The event combines good chili with showmanship, so Boy Scout Troop 101 decided to go all out in the showmanship category, with some of the boys dressed in vintage scouting uniforms and a pup tent set up.
The era of the uniforms went from the 1930s scouting outfit that Josh Hudson, 14, wore, to a 1960s uniform that Alan Eickbush, 14, wore, Leland Duck, 13, modeled a 1970s uniform. Matt Schafer, 15, started off in a modern-day uniform and ended up in a 1960s uniform for a troop that was oriented towards the Air Force.
While some of the 15 contestants took the showmanship seriously, others were just there to cook chili.
Bob Logan, of RayBob and Company Chili, said the event is well-attended because contestants in the red chili division also compete in Chili Appreciation Society International, accruing points for further competition.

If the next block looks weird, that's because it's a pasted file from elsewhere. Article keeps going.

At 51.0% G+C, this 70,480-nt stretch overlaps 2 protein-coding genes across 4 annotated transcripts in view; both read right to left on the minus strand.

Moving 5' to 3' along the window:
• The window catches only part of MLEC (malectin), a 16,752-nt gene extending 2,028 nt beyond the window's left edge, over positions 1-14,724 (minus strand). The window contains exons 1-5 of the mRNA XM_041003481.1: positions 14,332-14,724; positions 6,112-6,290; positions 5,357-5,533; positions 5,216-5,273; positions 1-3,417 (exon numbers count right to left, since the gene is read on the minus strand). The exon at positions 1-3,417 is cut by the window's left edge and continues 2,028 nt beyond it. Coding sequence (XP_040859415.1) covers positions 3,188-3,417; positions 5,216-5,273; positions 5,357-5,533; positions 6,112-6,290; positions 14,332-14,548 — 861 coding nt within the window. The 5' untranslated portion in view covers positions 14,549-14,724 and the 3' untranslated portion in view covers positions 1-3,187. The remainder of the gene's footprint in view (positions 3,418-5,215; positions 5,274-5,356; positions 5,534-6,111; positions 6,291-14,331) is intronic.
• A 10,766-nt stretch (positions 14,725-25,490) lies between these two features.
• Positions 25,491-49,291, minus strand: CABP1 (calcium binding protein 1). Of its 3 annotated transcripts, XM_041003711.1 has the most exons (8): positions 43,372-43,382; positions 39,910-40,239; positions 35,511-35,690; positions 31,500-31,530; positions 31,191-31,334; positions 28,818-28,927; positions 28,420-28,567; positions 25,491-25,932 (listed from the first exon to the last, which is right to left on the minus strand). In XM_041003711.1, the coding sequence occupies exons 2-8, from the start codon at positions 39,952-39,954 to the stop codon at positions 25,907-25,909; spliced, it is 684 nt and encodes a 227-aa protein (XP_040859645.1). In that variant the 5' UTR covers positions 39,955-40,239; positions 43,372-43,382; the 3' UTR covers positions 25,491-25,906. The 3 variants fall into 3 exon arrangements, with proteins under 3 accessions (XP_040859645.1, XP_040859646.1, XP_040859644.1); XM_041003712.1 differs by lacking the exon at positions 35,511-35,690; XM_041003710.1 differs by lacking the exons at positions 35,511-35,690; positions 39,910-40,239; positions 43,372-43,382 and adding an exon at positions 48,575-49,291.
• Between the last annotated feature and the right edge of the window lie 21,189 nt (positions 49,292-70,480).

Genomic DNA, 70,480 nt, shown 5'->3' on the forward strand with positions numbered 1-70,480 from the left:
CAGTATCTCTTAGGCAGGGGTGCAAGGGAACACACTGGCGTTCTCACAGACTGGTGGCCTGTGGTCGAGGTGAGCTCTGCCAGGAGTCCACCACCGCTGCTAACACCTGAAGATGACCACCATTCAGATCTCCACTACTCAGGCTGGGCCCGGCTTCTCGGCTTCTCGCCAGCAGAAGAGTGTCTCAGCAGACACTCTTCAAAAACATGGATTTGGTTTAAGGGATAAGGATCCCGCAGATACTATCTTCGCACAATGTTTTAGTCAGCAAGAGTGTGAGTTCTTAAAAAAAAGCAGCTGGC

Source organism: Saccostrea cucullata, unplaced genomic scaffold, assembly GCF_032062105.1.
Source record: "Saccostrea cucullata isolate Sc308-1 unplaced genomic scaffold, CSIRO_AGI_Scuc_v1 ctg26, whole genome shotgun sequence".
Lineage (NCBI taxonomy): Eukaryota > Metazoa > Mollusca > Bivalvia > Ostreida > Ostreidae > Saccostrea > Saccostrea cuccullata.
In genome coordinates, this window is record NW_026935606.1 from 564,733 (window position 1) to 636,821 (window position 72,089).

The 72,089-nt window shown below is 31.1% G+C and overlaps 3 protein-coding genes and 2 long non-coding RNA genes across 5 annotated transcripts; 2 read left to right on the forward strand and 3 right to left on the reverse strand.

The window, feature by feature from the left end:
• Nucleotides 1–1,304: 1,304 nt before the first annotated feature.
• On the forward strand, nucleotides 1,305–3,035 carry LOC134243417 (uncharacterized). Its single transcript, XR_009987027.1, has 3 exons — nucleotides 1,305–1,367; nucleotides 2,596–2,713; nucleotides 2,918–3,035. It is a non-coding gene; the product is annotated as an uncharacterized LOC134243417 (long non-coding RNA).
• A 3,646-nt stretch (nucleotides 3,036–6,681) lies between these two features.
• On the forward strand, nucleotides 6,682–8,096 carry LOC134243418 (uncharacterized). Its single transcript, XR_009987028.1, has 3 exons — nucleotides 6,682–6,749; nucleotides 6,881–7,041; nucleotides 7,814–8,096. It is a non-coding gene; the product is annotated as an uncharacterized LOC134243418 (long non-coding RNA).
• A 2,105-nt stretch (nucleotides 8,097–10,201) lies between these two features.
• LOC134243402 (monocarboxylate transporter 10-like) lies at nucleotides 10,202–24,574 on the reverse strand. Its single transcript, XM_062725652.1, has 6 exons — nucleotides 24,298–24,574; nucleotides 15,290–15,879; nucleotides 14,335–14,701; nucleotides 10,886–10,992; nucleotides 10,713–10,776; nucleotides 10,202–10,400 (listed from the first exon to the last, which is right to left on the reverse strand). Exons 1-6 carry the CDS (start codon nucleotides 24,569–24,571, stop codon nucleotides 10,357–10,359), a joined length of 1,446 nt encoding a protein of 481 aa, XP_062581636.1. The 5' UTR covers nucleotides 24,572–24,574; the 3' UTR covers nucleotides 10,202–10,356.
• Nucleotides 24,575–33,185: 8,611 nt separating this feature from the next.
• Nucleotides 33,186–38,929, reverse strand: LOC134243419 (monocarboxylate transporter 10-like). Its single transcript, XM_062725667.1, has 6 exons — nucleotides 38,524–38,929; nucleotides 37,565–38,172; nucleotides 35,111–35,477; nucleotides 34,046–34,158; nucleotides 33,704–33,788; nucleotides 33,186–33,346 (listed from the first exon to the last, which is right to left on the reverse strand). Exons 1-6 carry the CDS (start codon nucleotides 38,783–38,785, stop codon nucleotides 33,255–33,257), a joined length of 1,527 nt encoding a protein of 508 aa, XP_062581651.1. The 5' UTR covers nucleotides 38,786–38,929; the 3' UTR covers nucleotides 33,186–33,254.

Two panels of judges scored samples of chili based on aroma, consistency, red color, taste and after taste.
But the general public got a chance to get in on the action as well, voting for the People's Choice Award, with the scoring based on which booth received the most money donated for the samples.
People also had a chance to purchase bowls of chili, chili dogs and nachos as a fund-raiser for the Lions Club. Chili that included beans wouldn't have qualified for the contest, which must be made without any fillers, such as beans or pasta.
Bob Chalstrom, a long-time Lions Club volunteer, said this year's event was typical of previous years, both in numbers of contestants, and folks who wandered through the event to sample the chili.
"The crowd picks up after the parade and drops off when the rodeo starts," Chalstrom added.
Results of the competition were not available Saturday.